Bursting from the speakers came the ethereal death metal destruction of Darkest Hour, and they laid waste to all ear drums that stood before them. These and other such clich√©s will be deployed to describe just how jaw-dropping Darkest Hour were at the Barfly in Brighton.
Opening with "Doomsayer," the first song from the latest offering Deliver Us, the use of a sombre, clean, picked guitar intro destroyed by a display of uber-heaviness -- vocals-a-roaring, guitars-a-shredding and double kicks-a-pounding -- was well worn, but not without a reason: It was effective.
And so it continued. Most of the songs were from Deliver Us: "Demon(s)," "Sanctuary," "An Ethereal Drain," etc. All were blistering and with help from the sharp, clear sound they managed to fill up every space in the mind. The diminutive crowd received them appreciatingly, whipped into a frenzy that eventually bursted into two halves. The no-mans'-land was taken up by a group of testosterone-filled youths doing a bizarre hybrid of folk and hardcore dancing.
Being on Victory Records, the crowd seemed a strange joke. The trendiness of the label means they attract kids who would perhaps not normally go to a death metal gig, and made the audience slightly more diverse than long-haired, angry young men. There were also short-haired, angry young men, granted. But, their record company may also be a hindrance, for metallers seem to fob them off as being in a ‚??hardcore vein,' and therefore ‚??less,' which is sad. Fools!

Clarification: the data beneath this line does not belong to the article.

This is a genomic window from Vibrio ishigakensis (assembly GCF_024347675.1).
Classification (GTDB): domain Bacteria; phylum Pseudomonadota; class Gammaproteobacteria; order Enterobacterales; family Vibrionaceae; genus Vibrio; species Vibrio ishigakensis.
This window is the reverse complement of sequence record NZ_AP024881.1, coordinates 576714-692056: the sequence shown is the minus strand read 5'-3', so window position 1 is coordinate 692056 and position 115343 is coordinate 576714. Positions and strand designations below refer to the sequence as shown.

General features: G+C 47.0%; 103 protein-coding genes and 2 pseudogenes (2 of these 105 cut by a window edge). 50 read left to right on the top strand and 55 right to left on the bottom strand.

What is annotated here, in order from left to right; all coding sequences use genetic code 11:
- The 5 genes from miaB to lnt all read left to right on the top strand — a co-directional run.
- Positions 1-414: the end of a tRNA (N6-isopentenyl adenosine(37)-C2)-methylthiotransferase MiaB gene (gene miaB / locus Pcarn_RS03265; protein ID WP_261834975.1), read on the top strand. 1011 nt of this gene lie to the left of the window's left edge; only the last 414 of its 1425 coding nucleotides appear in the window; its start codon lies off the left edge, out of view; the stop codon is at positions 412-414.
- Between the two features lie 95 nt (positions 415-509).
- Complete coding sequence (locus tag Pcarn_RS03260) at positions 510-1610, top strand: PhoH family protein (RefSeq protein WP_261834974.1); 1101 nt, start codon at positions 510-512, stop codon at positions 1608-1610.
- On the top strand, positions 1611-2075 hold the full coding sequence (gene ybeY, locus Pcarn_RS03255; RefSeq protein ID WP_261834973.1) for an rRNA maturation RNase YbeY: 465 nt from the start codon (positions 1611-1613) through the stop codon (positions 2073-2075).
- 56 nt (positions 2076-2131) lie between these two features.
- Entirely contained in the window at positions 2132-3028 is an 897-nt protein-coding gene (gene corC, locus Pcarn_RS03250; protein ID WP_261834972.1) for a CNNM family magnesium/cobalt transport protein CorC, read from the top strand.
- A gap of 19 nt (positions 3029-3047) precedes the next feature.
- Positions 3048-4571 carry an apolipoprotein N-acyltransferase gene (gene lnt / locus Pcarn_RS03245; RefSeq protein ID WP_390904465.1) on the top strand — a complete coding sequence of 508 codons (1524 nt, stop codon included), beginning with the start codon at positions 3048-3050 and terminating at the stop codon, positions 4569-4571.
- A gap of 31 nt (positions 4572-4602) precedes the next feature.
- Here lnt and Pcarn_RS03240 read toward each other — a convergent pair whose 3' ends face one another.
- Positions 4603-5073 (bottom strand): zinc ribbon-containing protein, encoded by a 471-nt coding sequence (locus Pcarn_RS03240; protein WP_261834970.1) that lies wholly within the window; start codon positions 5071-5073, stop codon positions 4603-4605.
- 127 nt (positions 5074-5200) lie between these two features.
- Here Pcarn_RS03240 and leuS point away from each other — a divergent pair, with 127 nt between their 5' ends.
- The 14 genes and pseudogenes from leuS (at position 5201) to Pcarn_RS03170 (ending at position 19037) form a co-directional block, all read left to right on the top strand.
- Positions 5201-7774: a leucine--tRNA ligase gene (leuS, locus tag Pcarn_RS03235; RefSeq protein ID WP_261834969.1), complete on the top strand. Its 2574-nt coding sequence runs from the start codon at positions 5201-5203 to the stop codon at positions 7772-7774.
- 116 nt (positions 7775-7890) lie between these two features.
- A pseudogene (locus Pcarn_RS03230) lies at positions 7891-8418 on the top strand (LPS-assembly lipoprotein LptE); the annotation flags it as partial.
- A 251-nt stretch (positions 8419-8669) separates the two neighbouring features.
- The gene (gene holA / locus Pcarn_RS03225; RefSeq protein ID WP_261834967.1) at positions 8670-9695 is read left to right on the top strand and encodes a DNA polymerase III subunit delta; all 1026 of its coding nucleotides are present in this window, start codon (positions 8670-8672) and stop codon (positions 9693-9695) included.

A key factor that helps sets the band apart from most has to be the astonishing ability of drummer Ryan Parrish. His feet never seemed to stop, only seeming to vary between different types of driving beats. His fluency with the drums, the snare scatter shots and fills, drive everything and kept everything going, adding to the ethereal feel of the band. Sometimes muddied by the album sound, there were no such problems that night, as Parrish was on form and as brutal as anything. He seemed to know the perfect drum beat for every riff the guitarists can come up with.
Guitarists Kris Norris and Mike Schleibaum traded riffs effortlessly, delivering their brand of melodic death metal and occasionally throwing in the odd solo and an excellent party trick: synchronised sweep-picking. Add to this Paul Burnette's bass playing, giving everything a pronounced groove, full of slides and held notes (it's very nice to be able to hear a metal bassist, too).
John Henry, the vocalist, befriended the crowd and turned it into a fun gig. Looking at ease and not really caring at the small number of people there, he played to and enjoyed the audience: cooing them forward, encouraging dancing, headbanging and stage invasions. His efforts were rewarded with circle pits for "With a Thousand Words to Say But One" and again for set closer "The Sadist Nation."
It may have been a small crowd, the set may have consisted of songs mainly from Deliver Us, and there may have been some macho bullshit going around, but the sound was clear, the band was on form and Henry charmed the crowd well. What more could you want? There's no other word for it: awesome.